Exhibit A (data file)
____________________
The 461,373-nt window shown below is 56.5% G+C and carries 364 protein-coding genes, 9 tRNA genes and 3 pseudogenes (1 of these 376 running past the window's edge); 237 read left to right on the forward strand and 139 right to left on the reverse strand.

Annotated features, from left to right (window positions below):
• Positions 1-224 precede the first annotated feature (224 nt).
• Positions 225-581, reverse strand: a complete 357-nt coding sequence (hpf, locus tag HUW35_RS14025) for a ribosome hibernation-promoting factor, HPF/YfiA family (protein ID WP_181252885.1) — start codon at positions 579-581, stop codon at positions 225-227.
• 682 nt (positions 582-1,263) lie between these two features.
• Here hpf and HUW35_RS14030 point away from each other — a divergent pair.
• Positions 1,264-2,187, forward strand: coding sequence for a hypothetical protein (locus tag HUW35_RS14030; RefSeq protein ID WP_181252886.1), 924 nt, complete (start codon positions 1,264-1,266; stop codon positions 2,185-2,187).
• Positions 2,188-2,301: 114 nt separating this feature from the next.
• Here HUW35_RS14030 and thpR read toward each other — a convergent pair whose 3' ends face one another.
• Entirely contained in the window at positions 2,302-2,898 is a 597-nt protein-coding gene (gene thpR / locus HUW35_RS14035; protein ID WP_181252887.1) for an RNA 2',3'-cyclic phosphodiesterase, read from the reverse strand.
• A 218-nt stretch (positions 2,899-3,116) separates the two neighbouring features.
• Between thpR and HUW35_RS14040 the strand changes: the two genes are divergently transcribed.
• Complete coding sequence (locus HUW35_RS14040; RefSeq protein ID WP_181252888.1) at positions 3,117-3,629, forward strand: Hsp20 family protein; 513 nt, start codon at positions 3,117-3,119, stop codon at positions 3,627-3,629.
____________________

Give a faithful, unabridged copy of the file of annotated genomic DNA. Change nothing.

The 461,373-nt window shown below is 56.5% G+C and carries 364 protein-coding genes, 9 tRNA genes and 3 pseudogenes (1 of these 376 running past the window's edge); 237 read left to right on the forward strand and 139 right to left on the reverse strand.

Annotated features, from left to right (window positions below):
• Positions 1-224 precede the first annotated feature (224 nt).
• Positions 225-581, reverse strand: a complete 357-nt coding sequence (hpf, locus tag HUW35_RS14025) for a ribosome hibernation-promoting factor, HPF/YfiA family (protein ID WP_181252885.1) — start codon at positions 579-581, stop codon at positions 225-227.
• 682 nt (positions 582-1,263) lie between these two features.
• Here hpf and HUW35_RS14030 point away from each other — a divergent pair.
• Positions 1,264-2,187, forward strand: coding sequence for a hypothetical protein (locus tag HUW35_RS14030; RefSeq protein ID WP_181252886.1), 924 nt, complete (start codon positions 1,264-1,266; stop codon positions 2,185-2,187).
• Positions 2,188-2,301: 114 nt separating this feature from the next.
• Here HUW35_RS14030 and thpR read toward each other — a convergent pair whose 3' ends face one another.
• Entirely contained in the window at positions 2,302-2,898 is a 597-nt protein-coding gene (gene thpR / locus HUW35_RS14035; protein ID WP_181252887.1) for an RNA 2',3'-cyclic phosphodiesterase, read from the reverse strand.
• A 218-nt stretch (positions 2,899-3,116) separates the two neighbouring features.
• Between thpR and HUW35_RS14040 the strand changes: the two genes are divergently transcribed.
• Complete coding sequence (locus HUW35_RS14040; RefSeq protein ID WP_181252888.1) at positions 3,117-3,629, forward strand: Hsp20 family protein; 513 nt, start codon at positions 3,117-3,119, stop codon at positions 3,627-3,629.